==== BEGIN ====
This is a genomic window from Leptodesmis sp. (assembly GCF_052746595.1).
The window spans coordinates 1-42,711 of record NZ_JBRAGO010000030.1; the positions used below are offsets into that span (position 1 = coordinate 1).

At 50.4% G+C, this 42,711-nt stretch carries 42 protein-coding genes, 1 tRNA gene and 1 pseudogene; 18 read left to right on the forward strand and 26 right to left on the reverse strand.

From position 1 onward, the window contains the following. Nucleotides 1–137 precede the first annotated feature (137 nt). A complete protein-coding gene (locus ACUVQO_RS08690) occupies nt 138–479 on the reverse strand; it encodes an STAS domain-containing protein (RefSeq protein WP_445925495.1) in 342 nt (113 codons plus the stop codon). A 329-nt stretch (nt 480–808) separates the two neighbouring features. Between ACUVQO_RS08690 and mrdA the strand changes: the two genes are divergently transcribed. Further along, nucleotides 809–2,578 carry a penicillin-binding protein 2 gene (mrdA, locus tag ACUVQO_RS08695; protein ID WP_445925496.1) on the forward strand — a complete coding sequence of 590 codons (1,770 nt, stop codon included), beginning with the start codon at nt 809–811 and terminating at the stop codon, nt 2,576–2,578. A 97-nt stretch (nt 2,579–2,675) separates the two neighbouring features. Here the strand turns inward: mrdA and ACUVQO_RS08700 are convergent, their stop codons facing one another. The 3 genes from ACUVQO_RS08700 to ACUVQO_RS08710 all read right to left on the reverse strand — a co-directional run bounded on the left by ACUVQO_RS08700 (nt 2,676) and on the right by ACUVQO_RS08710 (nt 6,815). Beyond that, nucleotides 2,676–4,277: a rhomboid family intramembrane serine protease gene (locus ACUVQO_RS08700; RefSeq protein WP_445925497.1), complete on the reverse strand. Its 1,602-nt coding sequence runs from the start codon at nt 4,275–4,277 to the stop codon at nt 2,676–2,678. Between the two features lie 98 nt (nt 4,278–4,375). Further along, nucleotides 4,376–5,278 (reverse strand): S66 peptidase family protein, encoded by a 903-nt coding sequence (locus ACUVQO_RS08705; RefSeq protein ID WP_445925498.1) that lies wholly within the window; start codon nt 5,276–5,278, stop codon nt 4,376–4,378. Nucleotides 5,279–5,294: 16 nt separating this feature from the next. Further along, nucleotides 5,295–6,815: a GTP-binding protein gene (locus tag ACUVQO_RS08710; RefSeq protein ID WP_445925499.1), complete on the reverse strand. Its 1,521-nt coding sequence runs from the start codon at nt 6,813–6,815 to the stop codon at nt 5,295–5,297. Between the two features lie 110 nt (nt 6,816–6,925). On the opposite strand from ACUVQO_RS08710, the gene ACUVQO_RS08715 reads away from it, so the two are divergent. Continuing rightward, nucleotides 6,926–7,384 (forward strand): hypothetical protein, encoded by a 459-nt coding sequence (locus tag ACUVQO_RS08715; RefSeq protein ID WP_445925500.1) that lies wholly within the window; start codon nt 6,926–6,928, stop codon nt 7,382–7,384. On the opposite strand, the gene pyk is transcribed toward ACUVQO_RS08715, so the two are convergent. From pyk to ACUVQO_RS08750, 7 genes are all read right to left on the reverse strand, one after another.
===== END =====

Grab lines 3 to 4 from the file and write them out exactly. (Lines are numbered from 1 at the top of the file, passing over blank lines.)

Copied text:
At 50.4% G+C, this 42,711-nt stretch carries 42 protein-coding genes, 1 tRNA gene and 1 pseudogene; 18 read left to right on the forward strand and 26 right to left on the reverse strand.

From position 1 onward, the window contains the following. Nucleotides 1–137 precede the first annotated feature (137 nt). A complete protein-coding gene (locus ACUVQO_RS08690) occupies nt 138–479 on the reverse strand; it encodes an STAS domain-containing protein (RefSeq protein WP_445925495.1) in 342 nt (113 codons plus the stop codon). A 329-nt stretch (nt 480–808) separates the two neighbouring features. Between ACUVQO_RS08690 and mrdA the strand changes: the two genes are divergently transcribed. Further along, nucleotides 809–2,578 carry a penicillin-binding protein 2 gene (mrdA, locus tag ACUVQO_RS08695; protein ID WP_445925496.1) on the forward strand — a complete coding sequence of 590 codons (1,770 nt, stop codon included), beginning with the start codon at nt 809–811 and terminating at the stop codon, nt 2,576–2,578. A 97-nt stretch (nt 2,579–2,675) separates the two neighbouring features. Here the strand turns inward: mrdA and ACUVQO_RS08700 are convergent, their stop codons facing one another. The 3 genes from ACUVQO_RS08700 to ACUVQO_RS08710 all read right to left on the reverse strand — a co-directional run bounded on the left by ACUVQO_RS08700 (nt 2,676) and on the right by ACUVQO_RS08710 (nt 6,815). Beyond that, nucleotides 2,676–4,277: a rhomboid family intramembrane serine protease gene (locus ACUVQO_RS08700; RefSeq protein WP_445925497.1), complete on the reverse strand. Its 1,602-nt coding sequence runs from the start codon at nt 4,275–4,277 to the stop codon at nt 2,676–2,678. Between the two features lie 98 nt (nt 4,278–4,375). Further along, nucleotides 4,376–5,278 (reverse strand): S66 peptidase family protein, encoded by a 903-nt coding sequence (locus ACUVQO_RS08705; RefSeq protein ID WP_445925498.1) that lies wholly within the window; start codon nt 5,276–5,278, stop codon nt 4,376–4,378. Nucleotides 5,279–5,294: 16 nt separating this feature from the next. Further along, nucleotides 5,295–6,815: a GTP-binding protein gene (locus tag ACUVQO_RS08710; RefSeq protein ID WP_445925499.1), complete on the reverse strand. Its 1,521-nt coding sequence runs from the start codon at nt 6,813–6,815 to the stop codon at nt 5,295–5,297. Between the two features lie 110 nt (nt 6,816–6,925). On the opposite strand from ACUVQO_RS08710, the gene ACUVQO_RS08715 reads away from it, so the two are divergent. Continuing rightward, nucleotides 6,926–7,384 (forward strand): hypothetical protein, encoded by a 459-nt coding sequence (locus tag ACUVQO_RS08715; RefSeq protein ID WP_445925500.1) that lies wholly within the window; start codon nt 6,926–6,928, stop codon nt 7,382–7,384. On the opposite strand, the gene pyk is transcribed toward ACUVQO_RS08715, so the two are convergent. From pyk to ACUVQO_RS08750, 7 genes are all read right to left on the reverse strand, one after another.